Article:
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  1. #1
    Flight Cadet
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    Question Remove the ESC and have some circuit board manage the throttle?

    Would it be possible to remove the ESCS from a multicopter setup and replace them with a 1 single circuit board to throttle all the engines? I have a 8 motor setup wich is 8 ESCS wich is 8times the way and 8 times the possibility of failure or broken down ESCS.

    For the price those ESCS costs coudent we design a circuit board that manages to throttle the motors from any setup by itselfs? I believe draganfly company is using this they have a very small circuit board that controls the motors thus saving many weight and room for faillure.

    Not sure if this is possible , but i try to minimize the eSC best removing them all together since it costing to much weight and room. Anyone an idea on this?! thx

  2. #2
    Senior Pilot krat's Avatar
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    to control the speed of a brushless motor you need an esc.

  3. #3
    AeroQuad Lead Software Architect Kenny9999's Avatar
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    A better solution IMO is to use I2C ESC!
    Truly superior pilots are those who use their superior judgment to avoid those situations where they might have to use their superior skills"- Author unknown

  4. #4
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    Kenny, its still an esc.... He was looking for an all in one board instead of separate components. The problem with that: if a part fails, the whole board is a goner. Right now, you just replace individual esc's.

    As for the I2C esc..... PLEASE show me that the motor/prop rpm can change at 400hz+. I don't think it can, so what is the point of an esc that can output at that speed?

  5. #5
    Senior Pilot krat's Avatar
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    Quote Originally Posted by jorrie View Post
    For the price those ESCS ... best removing them all together since it costing to much weight and room.
    trying to build a speed controller from discrete parts would cost you more than a standard ESC

    look at what you need X8:


    If you are looking to save money, get something ready to fly.

  6. #6
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    Okay Shame thats not an option,

    My thought was to have all the ESCS in 1 board maybe, but if the board fries out it will certainly crash down.
    My second idea is to stripp the ESCS from all parts and make a clean light weight housing for them to save some room and weight.

  7. #7
    AeroQuad Lead Software Architect Kenny9999's Avatar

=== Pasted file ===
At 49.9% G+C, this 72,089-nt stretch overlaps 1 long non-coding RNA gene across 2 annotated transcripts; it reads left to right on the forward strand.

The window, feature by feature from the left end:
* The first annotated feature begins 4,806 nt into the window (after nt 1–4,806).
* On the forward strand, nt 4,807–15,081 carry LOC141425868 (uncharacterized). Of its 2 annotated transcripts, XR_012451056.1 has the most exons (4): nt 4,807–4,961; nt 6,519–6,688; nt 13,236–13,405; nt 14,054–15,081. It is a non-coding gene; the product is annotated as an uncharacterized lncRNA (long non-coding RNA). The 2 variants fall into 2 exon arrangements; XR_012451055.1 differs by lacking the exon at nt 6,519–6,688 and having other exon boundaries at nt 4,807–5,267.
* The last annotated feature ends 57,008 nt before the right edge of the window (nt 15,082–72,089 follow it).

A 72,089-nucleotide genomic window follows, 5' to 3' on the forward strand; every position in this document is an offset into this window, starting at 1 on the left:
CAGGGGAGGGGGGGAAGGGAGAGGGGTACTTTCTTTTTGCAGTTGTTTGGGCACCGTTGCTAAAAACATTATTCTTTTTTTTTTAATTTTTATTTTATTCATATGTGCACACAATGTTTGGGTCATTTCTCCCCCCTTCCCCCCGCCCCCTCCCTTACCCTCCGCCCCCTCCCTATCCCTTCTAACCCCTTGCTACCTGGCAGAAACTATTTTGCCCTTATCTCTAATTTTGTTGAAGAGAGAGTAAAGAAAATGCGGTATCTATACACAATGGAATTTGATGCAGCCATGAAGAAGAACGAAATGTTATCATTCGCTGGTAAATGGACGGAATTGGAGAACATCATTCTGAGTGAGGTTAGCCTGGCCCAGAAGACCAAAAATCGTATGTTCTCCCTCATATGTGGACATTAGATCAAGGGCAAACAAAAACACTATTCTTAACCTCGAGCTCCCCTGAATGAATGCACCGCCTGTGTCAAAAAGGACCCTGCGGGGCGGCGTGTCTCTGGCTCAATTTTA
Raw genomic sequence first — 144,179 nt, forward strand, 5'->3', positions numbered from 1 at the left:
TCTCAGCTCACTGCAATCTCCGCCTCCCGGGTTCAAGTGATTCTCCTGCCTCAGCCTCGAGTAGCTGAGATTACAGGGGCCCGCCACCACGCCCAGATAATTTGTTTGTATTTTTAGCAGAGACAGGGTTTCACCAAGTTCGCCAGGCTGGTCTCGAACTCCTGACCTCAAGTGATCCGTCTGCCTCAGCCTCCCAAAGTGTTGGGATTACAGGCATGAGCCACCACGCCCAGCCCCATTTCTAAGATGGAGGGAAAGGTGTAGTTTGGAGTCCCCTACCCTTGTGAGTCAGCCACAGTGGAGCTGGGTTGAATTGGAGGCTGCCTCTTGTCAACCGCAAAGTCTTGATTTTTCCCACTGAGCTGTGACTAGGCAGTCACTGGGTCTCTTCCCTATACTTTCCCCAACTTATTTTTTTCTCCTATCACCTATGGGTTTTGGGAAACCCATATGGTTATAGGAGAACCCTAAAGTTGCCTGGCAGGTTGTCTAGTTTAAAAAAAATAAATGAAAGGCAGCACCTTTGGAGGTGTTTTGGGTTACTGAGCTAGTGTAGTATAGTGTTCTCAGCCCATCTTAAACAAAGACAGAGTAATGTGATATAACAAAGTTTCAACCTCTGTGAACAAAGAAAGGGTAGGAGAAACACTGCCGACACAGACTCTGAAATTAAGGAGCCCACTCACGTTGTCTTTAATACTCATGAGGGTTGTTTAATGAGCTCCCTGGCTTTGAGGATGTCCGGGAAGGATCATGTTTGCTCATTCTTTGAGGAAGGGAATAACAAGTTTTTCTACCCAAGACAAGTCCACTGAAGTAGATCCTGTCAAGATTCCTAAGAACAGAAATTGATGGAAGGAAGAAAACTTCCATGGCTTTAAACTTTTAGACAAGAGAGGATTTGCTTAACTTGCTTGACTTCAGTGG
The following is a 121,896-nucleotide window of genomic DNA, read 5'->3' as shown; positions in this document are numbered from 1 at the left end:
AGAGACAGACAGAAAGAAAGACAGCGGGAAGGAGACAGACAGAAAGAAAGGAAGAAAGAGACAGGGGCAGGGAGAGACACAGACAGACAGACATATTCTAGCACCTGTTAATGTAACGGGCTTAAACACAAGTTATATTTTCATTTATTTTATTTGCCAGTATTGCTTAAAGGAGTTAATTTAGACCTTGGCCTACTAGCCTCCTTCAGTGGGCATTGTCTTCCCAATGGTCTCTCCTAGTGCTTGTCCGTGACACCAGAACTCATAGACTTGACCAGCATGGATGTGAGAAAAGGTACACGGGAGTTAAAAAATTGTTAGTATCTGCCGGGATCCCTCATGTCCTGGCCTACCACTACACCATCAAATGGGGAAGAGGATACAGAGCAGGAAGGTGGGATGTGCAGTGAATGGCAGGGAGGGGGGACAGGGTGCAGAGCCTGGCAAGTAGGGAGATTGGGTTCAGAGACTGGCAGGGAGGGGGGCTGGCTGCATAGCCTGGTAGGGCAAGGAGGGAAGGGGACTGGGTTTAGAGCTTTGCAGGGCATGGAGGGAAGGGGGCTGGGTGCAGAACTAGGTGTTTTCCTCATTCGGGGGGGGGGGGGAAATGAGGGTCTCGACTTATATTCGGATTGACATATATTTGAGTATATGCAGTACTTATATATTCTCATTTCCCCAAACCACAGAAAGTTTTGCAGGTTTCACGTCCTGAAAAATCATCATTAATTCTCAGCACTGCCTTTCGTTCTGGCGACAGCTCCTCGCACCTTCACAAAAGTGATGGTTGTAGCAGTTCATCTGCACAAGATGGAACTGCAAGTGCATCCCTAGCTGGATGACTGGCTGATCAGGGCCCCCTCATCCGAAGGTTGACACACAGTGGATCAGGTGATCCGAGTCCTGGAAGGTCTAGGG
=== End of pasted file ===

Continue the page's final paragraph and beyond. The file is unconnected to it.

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    Quote Originally Posted by Scotth View Post
    As for the I2C esc..... PLEASE show me that the motor/prop rpm can change at 400hz+. I don't think it can, so what is the point of an esc that can output at that speed?
    your totally right! My point is, since I2C ESC have address on the bus, we can have more than 4 or 6, depending on how many timer are available! Still, updating I2C ESC take also some time on the bus.

    But, about the update speed, From my experiences, I don't see the point anymore to have I2C ESC!!
    Truly superior pilots are those who use their superior judgment to avoid those situations where they might have to use their superior skills"- Author unknown

  8. #8
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    I personally prefer 4 esc's ..

    for the simple fact that its cheaper to replace if one bruns up ..Also the are power regulators , which do best when cooled. with 4 , you can put them out under the air stream. If its all in one , you cant.

  9. #9
    AeroQuad Lead Software Architect Kenny9999's Avatar
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    Quote Originally Posted by kevo View Post
    I personally prefer 4 esc's ..

    for the simple fact that its cheaper to replace if one bruns up ..Also the are power regulators , which do best when cooled. with 4 , you can put them out under the air stream. If its all in one , you cant.
    I agree with him I prefer 4 PWM esc now, I can't remember having one of my Turnigy ESC failing nor those cheap hextronik motors
    Truly superior pilots are those who use their superior judgment to avoid those situations where they might have to use their superior skills"- Author unknown

  10. #10
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    divide and rule, I think it's better a minor failure and not a major fault


 
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